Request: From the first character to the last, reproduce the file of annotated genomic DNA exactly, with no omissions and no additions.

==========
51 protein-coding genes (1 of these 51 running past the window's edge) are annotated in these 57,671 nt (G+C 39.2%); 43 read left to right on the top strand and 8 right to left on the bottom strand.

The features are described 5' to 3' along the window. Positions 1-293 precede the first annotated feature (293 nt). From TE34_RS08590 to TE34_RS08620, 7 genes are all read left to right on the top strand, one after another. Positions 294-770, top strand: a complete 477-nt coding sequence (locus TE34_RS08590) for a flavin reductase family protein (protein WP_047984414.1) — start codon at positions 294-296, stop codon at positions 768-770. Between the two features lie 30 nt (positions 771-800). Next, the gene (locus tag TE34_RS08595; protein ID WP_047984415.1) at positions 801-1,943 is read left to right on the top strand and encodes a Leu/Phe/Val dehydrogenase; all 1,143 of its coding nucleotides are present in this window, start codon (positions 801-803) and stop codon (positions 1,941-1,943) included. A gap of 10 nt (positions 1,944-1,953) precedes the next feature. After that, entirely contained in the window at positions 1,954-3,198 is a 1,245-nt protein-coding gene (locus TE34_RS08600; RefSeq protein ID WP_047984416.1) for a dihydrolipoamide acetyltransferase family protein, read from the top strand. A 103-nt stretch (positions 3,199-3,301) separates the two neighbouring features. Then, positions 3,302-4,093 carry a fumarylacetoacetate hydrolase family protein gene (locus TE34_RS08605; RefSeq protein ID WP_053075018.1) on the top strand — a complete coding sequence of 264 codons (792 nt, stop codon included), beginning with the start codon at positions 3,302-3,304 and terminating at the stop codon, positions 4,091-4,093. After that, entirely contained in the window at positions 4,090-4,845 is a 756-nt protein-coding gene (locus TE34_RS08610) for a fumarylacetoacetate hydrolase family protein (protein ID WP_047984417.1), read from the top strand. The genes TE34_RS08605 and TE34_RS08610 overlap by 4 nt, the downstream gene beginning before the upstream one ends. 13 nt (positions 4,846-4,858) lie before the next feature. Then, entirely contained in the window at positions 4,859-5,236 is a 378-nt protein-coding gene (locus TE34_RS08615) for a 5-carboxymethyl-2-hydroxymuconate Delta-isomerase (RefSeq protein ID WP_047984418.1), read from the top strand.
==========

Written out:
51 protein-coding genes (1 of these 51 running past the window's edge) are annotated in these 57,671 nt (G+C 39.2%); 43 read left to right on the top strand and 8 right to left on the bottom strand.

The features are described 5' to 3' along the window. Positions 1-293 precede the first annotated feature (293 nt). From TE34_RS08590 to TE34_RS08620, 7 genes are all read left to right on the top strand, one after another. Positions 294-770, top strand: a complete 477-nt coding sequence (locus TE34_RS08590) for a flavin reductase family protein (protein WP_047984414.1) — start codon at positions 294-296, stop codon at positions 768-770. Between the two features lie 30 nt (positions 771-800). Next, the gene (locus tag TE34_RS08595; protein ID WP_047984415.1) at positions 801-1,943 is read left to right on the top strand and encodes a Leu/Phe/Val dehydrogenase; all 1,143 of its coding nucleotides are present in this window, start codon (positions 801-803) and stop codon (positions 1,941-1,943) included. A gap of 10 nt (positions 1,944-1,953) precedes the next feature. After that, entirely contained in the window at positions 1,954-3,198 is a 1,245-nt protein-coding gene (locus TE34_RS08600; RefSeq protein ID WP_047984416.1) for a dihydrolipoamide acetyltransferase family protein, read from the top strand. A 103-nt stretch (positions 3,199-3,301) separates the two neighbouring features. Then, positions 3,302-4,093 carry a fumarylacetoacetate hydrolase family protein gene (locus TE34_RS08605; RefSeq protein ID WP_053075018.1) on the top strand — a complete coding sequence of 264 codons (792 nt, stop codon included), beginning with the start codon at positions 3,302-3,304 and terminating at the stop codon, positions 4,091-4,093. After that, entirely contained in the window at positions 4,090-4,845 is a 756-nt protein-coding gene (locus TE34_RS08610) for a fumarylacetoacetate hydrolase family protein (protein ID WP_047984417.1), read from the top strand. The genes TE34_RS08605 and TE34_RS08610 overlap by 4 nt, the downstream gene beginning before the upstream one ends. 13 nt (positions 4,846-4,858) lie before the next feature. Then, entirely contained in the window at positions 4,859-5,236 is a 378-nt protein-coding gene (locus TE34_RS08615) for a 5-carboxymethyl-2-hydroxymuconate Delta-isomerase (RefSeq protein ID WP_047984418.1), read from the top strand.